“The idea that scientists or theologians, with our present still puny understanding of this vast and awesome cosmos, can comprehend the origins of the universe is only a little less silly than the idea that Mesopotamian astronomers of 3,000 years ago – from whom the ancient Hebrews borrowed, during the Babylonian captivity, the cosmological accounts in the first chapter of Genesis – could have understood the origins of the universe. We simply do not know.
The Hindu holy book, the Rig Veda (X:129), has a much more realistic view of the matter:
“Who knows for certain? Who shall here declare it?
Whence was it born, whence came creation?
The gods are later than this world’s formation;
Who then can know the origins of the world?
None knows whence creation arose;
And whether he has or has not made it;
He who surveys it from the lofty skies,
Only he knows- or perhaps he knows not.”
Hinduism is the only religion that propounds the idea of life-cycles of the universe. It suggests that the universe undergoes an infinite number of deaths and rebirths. Hinduism, according to Carl Sagan, “… is the only religion in which the time scales correspond… to those of modern scientific cosmology.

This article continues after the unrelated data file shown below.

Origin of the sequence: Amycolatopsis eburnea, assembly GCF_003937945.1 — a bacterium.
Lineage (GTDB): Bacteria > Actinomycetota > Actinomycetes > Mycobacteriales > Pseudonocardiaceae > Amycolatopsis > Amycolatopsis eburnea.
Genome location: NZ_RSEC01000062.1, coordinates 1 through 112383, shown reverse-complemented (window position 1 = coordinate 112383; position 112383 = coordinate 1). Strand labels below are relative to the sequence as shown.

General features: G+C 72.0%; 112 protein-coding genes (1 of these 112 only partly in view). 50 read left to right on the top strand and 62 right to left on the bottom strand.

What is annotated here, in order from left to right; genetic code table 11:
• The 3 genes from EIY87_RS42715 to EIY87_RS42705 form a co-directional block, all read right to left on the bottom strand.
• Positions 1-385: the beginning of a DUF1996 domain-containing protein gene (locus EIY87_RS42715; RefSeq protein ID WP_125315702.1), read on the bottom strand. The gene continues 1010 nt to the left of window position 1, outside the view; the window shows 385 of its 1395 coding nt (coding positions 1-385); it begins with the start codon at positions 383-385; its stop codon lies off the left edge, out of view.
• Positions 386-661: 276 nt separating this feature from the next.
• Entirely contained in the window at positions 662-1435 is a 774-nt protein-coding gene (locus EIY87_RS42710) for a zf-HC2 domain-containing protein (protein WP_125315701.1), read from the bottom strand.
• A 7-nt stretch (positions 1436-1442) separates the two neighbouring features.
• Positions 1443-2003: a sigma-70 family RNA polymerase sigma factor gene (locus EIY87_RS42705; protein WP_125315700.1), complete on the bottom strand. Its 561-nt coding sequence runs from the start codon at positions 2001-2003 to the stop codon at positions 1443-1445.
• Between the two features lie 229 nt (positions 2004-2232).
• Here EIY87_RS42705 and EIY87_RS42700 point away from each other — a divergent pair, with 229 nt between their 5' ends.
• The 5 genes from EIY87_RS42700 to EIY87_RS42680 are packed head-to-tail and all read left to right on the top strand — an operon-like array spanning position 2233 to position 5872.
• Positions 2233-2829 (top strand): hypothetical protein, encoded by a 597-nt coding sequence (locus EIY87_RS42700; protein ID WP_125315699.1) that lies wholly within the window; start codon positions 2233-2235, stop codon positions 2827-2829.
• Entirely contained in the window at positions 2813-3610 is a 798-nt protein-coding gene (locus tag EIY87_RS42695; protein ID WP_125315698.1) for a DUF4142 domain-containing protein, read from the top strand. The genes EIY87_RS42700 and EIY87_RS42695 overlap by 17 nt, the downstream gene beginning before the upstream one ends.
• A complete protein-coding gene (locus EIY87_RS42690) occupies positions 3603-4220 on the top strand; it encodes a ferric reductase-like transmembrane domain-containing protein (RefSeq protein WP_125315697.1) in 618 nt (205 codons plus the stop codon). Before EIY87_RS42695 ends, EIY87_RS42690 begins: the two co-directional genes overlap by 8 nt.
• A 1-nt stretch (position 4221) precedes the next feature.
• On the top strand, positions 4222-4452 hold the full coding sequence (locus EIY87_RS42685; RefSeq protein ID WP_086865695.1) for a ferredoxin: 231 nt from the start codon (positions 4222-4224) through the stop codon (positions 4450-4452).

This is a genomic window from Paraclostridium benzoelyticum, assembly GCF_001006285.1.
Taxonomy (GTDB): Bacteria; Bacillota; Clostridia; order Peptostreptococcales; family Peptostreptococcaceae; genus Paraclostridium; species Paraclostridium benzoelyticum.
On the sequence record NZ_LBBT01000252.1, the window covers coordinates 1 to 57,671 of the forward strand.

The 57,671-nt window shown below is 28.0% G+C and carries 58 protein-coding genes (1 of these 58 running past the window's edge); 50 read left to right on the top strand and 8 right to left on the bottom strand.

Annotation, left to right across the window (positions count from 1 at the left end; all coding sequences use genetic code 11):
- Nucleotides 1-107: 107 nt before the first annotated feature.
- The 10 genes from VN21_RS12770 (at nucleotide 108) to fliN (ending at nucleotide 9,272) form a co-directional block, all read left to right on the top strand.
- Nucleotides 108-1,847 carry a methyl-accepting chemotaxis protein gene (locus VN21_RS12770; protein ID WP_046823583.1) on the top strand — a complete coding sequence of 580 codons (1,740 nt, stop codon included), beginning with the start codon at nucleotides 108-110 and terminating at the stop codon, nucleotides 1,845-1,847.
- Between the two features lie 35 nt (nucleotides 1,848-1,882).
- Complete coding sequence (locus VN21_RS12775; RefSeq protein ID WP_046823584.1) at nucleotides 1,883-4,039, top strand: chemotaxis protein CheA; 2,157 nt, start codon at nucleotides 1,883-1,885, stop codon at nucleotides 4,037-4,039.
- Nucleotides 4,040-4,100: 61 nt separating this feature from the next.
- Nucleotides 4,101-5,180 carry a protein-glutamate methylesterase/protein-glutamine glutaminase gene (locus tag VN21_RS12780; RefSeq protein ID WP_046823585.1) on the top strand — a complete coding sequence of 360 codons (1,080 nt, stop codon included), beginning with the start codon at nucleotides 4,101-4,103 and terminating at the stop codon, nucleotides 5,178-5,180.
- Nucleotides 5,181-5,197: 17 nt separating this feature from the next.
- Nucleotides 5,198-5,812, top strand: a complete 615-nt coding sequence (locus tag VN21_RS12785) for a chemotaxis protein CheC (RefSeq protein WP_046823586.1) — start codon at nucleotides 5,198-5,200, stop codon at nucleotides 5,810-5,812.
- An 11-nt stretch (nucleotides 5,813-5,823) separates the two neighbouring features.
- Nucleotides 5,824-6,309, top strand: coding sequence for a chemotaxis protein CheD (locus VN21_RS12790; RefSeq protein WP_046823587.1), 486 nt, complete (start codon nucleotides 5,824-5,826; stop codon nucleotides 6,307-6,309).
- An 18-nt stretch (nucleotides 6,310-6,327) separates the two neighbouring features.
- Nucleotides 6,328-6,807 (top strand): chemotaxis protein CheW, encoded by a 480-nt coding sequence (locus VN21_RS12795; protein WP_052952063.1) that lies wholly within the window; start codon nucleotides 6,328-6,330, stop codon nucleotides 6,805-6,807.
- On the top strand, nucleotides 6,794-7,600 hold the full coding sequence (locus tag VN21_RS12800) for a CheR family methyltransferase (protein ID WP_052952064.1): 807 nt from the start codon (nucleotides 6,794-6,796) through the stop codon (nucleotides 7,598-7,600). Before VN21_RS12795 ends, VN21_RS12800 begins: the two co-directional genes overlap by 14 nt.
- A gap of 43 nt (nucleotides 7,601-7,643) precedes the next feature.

Long before Aryabhata (6th century) came up with this awesome achievement, apparently there was a mythological angle to this as well — it becomes clear when one looks at the following translation of Bhagavad Gita (part VIII, lines 16 and 17),
“All the planets of the universe, from the most evolved to the most base, are places of suffering, where birth and death takes place. But for the soul that reaches my Kingdom, O son of Kunti, there is no more reincarnation. One day of Brahma is worth a thousand of the ages [yuga] known to humankind; as is each night.”